“The real voyage of discovery consists not in seeing new landscapes but in having new eyes,” noted Marcel Proust, and today’s 40th anniversary of the moon landing returns this quote to my mind. It was not landing on the cold dead moon that was so impressive (I can’t get over the Cold War bullshit and Kennedy-priapism writ large), but rather the looking back at the planet Earth, so lonely and blue. Imperialist and/or escapist blather about it being our destiny to go to the stars aside, the thing is to really look at home. We live in a culture where running away is one of the highest aims, as if we'll somehow become somebody else when we go there or buy that.
You could, after all, spend a lifetime around a tree, as E.O. Wilson notes, and still not know all that much about it.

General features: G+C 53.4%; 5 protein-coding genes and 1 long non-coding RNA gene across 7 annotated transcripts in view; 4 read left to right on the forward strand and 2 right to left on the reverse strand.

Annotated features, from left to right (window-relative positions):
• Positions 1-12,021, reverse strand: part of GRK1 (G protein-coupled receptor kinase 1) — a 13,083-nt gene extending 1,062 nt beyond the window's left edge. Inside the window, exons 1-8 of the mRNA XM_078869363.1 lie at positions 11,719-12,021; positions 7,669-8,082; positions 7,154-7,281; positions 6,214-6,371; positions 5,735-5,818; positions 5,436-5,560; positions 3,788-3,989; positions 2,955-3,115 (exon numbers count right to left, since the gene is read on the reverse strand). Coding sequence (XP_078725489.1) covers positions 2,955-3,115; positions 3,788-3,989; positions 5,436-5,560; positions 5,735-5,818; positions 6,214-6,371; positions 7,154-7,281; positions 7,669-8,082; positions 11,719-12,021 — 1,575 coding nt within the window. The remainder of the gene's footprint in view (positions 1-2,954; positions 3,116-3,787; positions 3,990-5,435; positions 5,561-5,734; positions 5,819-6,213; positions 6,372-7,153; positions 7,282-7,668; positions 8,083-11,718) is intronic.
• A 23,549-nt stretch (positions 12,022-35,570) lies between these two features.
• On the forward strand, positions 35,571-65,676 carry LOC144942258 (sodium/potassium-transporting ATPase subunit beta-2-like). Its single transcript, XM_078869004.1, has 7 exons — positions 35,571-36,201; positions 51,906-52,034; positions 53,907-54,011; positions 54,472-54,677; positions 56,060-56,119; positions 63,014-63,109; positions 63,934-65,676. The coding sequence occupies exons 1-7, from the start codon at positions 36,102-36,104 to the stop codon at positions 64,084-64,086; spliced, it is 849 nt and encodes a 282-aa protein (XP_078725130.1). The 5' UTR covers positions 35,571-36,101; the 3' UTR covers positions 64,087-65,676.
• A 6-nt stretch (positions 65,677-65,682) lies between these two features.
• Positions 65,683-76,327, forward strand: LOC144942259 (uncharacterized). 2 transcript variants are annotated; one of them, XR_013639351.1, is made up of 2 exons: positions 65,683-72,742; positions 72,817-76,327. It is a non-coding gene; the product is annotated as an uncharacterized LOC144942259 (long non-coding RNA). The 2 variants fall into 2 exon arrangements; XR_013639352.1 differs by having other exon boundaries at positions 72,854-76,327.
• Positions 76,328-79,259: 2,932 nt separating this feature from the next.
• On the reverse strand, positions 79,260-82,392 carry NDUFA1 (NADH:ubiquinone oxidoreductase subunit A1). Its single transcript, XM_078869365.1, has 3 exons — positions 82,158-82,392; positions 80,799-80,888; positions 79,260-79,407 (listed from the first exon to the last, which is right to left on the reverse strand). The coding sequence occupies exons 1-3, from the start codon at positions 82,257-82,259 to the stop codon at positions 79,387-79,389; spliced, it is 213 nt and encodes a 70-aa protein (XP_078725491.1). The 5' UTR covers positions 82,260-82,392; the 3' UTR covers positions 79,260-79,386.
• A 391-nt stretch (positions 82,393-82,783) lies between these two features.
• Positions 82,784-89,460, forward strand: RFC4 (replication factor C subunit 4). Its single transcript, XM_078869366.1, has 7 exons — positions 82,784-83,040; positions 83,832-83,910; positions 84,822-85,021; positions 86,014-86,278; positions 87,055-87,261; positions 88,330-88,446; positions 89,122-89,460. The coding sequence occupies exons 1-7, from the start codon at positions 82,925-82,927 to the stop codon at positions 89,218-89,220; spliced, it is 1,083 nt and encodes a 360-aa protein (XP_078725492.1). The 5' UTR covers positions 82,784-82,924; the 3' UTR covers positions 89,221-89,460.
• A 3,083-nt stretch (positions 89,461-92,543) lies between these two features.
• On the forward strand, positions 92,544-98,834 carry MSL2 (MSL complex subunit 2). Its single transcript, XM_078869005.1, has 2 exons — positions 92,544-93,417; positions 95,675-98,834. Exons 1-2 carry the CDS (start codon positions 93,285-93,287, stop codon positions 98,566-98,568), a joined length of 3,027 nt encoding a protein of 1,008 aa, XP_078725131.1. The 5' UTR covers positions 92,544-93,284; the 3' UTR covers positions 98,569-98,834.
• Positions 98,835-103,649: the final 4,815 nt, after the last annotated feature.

By “commodious vicus of recirculation,” we come back to philosophy: in Simon Critchley’s sneaky compendium The Book of Dead Philosophers, we learn how to live by how we die. Here we are reunited with Thales, who fell into a ditch while looking at the stars; the Thracian girl who laughed at him reposted with the charge that philosophers have had to answer ever since, and which I’ve always phrased as “Keep one eye on the stars, the other peeled for the dogs shit on the sidewalk.” Much is made of the Pythagorean abhorrence of beans, one of the stranger aspects of Western Civ. And who can’t appreciate Diogenes? He is supposed to have masturbated in the marketplace, and said he wished it ’twere as easy to rub his belly to satisfy his hunger…. Spinoza’s excommunication was thus: “Cursed be he by day and cursed be he by night; cursed be he when he lies down, and cursed be he when he rises up; cursed be he when he goes out and curse be he when he comes in.” Spinoza, I toast you tonight.